The Victorian era and the industrial revolution changed the face of the common, as it did of the whole town. Macclesfield was transformed from a market town to a hub of the silk industry. Mills straddled the town, initially following the watercourses to provide power, and then turning to coal and steam. First the canal, and then the railways arrived. The common was covered with factories and houses, and its rural nature was little but a memory by the 1850s. Bricks and pots were still made due to the abundant clay. Local historian Wynn Greenwood says her mother remembers watching clay being bucketed out of the tip from her weavers cottage; which stood at that time in the terrace above the Dolphin.
Eventually the tip – the King George field – was filled in. But the changes continued. Much of the change is in recent memory and pictures from the 1960s provided by Ken Bailey, and from the 1970s provided by Matthew Hyde show very different streets to those of today. Windmill Square, below the Institute, disappeared, as did Richmond Place. The dyeworks behind the Dolphin, and Backhouse and Coppock’s factory to the west of the field eventually went too. Not only the factories, but the houses were disappearing at a great rate. Pictures from the sixties and seventies show whole terraces on Windmill Street and Black Road that have been demolished now.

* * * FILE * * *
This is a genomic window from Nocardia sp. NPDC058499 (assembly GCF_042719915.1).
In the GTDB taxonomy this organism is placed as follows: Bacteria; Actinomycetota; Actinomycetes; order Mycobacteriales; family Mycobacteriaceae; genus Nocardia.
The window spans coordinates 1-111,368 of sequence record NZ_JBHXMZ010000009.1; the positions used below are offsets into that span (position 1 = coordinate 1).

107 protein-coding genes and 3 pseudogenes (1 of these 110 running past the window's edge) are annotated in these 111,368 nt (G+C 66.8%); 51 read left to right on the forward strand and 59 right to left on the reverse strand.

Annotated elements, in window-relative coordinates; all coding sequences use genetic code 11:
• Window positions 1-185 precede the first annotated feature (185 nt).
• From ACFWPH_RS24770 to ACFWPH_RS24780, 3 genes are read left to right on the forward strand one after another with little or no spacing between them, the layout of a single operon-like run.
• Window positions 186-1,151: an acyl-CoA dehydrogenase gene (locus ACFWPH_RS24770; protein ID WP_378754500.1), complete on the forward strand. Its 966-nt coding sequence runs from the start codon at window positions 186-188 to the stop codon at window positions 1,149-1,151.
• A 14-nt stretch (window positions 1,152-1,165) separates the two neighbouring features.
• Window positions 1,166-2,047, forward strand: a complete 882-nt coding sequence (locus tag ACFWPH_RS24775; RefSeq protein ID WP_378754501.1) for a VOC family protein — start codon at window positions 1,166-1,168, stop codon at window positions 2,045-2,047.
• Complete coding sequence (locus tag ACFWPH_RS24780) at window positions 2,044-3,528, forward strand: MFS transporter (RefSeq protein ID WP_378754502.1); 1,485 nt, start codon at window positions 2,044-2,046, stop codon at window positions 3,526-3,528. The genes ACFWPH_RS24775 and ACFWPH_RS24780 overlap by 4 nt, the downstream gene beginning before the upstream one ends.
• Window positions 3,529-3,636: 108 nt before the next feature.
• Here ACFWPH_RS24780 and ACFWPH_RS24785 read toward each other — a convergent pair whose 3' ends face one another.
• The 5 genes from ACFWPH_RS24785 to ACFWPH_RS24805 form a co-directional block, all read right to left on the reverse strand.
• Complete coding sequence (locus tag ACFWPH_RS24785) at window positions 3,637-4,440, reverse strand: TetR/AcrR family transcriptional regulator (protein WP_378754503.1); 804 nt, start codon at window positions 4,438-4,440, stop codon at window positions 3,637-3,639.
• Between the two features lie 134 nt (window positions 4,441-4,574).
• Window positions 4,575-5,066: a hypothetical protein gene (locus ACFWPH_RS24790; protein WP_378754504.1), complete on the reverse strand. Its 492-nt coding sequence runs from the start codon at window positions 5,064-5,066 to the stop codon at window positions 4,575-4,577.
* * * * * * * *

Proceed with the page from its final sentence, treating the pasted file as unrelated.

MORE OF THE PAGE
However the residents of the area were responsible for saving and salvaging many houses that were due for demolition. Faced with the loss of whole terraces and courtyards along Black Road they enlisted the help of a young architect, Rod Hackney, to work out how they could combine together and renovate their homes. The Black Road self-help schemes were born. Bernard and Gillian Rushton took on one of the houses when they got married – not knowing whether it would
be renovated or demolished. They still live there today. The project gradually attracted wider attention as part of wider community movements, and Rod Hackney himself became famous for his part in the scheme. One of his fans was Prince Charles, and this led to the royal visit at which Bernard and Gillian Rushton, among others, got to chat to our future king.
Bernard and Gillian Rushton meet Prince Charles
What will become of the area – today, as in the seventies – it’s for the local people to decide . . .